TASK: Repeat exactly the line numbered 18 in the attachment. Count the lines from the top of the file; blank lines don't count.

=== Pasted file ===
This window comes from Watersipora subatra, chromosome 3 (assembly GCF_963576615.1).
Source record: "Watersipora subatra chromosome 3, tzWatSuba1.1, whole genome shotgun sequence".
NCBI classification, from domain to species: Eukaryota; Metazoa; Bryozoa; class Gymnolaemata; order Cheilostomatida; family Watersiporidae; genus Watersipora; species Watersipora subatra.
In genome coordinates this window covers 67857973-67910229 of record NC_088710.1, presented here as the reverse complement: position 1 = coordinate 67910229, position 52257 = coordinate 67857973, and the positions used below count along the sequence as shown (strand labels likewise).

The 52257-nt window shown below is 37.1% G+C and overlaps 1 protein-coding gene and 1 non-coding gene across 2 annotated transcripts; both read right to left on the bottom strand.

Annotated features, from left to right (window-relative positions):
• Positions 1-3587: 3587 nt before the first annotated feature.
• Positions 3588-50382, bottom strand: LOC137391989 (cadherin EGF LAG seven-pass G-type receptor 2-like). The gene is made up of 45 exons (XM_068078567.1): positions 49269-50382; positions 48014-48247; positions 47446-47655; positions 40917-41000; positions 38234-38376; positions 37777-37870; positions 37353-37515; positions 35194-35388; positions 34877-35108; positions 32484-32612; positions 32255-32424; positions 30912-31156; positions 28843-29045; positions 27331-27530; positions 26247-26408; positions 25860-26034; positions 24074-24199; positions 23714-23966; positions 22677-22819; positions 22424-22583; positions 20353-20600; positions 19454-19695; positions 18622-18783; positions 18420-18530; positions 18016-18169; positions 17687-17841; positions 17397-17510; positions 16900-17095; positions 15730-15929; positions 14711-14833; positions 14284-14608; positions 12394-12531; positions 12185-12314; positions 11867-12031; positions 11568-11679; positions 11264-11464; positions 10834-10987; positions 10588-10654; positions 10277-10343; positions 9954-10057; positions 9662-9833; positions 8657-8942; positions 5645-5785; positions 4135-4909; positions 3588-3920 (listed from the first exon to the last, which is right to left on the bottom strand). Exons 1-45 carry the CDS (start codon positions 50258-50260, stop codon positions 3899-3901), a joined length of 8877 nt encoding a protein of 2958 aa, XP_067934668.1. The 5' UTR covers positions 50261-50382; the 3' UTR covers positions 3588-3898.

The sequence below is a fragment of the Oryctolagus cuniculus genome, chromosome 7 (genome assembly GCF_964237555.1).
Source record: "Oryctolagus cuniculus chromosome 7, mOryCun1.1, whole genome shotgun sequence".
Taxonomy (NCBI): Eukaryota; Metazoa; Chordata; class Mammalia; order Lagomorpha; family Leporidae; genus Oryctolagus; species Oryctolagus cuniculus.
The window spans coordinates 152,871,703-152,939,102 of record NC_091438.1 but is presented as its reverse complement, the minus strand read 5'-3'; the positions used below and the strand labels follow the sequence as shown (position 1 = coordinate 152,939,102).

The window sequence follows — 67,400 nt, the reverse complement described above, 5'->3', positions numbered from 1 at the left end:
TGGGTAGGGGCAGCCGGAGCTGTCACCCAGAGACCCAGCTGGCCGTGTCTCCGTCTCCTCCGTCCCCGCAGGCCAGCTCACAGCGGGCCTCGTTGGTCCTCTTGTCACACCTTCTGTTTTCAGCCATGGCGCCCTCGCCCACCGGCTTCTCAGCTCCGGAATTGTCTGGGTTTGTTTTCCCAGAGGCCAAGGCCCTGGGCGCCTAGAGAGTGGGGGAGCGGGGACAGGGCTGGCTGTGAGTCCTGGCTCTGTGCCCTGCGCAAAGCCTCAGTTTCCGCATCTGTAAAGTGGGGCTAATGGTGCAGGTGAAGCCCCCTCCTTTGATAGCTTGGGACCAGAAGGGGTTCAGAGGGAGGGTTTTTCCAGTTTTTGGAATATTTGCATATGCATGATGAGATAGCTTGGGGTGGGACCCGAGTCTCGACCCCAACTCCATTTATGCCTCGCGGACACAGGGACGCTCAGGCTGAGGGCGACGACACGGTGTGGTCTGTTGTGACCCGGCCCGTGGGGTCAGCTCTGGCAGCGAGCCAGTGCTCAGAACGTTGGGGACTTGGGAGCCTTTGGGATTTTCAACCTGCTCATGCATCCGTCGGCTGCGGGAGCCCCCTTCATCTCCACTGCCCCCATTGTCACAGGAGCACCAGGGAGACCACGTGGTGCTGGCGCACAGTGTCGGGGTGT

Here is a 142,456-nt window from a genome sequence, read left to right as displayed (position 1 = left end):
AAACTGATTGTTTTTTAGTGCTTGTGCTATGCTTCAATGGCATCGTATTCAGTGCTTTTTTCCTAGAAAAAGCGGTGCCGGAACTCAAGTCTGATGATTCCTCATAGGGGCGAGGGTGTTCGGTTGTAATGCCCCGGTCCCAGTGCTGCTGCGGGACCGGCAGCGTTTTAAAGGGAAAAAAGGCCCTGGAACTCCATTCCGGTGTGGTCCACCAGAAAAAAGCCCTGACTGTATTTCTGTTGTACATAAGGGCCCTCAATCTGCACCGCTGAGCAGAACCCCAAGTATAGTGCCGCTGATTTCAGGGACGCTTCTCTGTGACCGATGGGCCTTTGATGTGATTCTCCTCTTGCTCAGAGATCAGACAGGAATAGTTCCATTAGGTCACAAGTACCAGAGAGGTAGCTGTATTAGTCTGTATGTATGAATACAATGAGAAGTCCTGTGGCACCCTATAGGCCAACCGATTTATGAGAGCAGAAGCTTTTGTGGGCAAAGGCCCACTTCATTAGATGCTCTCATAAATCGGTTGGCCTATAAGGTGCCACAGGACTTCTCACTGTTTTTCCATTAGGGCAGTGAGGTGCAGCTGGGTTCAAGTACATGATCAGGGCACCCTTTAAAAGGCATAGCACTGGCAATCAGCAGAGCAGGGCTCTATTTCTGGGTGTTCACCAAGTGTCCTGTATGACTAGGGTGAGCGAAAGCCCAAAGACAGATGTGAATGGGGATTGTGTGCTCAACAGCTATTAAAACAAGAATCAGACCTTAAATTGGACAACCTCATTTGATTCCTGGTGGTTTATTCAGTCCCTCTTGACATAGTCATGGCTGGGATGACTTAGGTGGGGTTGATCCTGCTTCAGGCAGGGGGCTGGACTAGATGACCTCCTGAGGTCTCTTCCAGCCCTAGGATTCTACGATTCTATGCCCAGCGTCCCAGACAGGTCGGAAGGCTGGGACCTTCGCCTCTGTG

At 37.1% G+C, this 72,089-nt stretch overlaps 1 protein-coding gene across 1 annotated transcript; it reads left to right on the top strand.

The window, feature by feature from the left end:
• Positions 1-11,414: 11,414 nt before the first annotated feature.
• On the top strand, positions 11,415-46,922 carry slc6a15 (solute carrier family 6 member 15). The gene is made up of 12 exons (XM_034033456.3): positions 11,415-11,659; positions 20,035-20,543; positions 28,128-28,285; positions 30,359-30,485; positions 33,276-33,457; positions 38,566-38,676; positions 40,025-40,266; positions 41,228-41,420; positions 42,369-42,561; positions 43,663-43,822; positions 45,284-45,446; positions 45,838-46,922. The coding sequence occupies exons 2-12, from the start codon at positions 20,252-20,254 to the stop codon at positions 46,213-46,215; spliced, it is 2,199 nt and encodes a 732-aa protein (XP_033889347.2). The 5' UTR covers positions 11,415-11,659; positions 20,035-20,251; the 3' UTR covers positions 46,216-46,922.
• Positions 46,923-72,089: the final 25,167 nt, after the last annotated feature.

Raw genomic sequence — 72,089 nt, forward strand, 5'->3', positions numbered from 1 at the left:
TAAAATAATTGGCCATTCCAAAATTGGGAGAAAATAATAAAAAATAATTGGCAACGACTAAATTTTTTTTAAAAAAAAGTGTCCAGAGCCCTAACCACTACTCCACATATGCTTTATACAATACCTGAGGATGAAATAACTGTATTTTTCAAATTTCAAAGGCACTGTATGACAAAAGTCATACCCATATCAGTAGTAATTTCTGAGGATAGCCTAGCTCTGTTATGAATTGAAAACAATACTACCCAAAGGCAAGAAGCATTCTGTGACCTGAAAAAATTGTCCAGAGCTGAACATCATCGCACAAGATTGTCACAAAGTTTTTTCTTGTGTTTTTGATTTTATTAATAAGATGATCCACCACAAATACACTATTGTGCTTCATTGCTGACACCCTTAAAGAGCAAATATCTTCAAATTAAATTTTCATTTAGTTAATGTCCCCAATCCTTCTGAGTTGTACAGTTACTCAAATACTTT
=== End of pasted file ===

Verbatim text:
The window, feature by feature from the left end: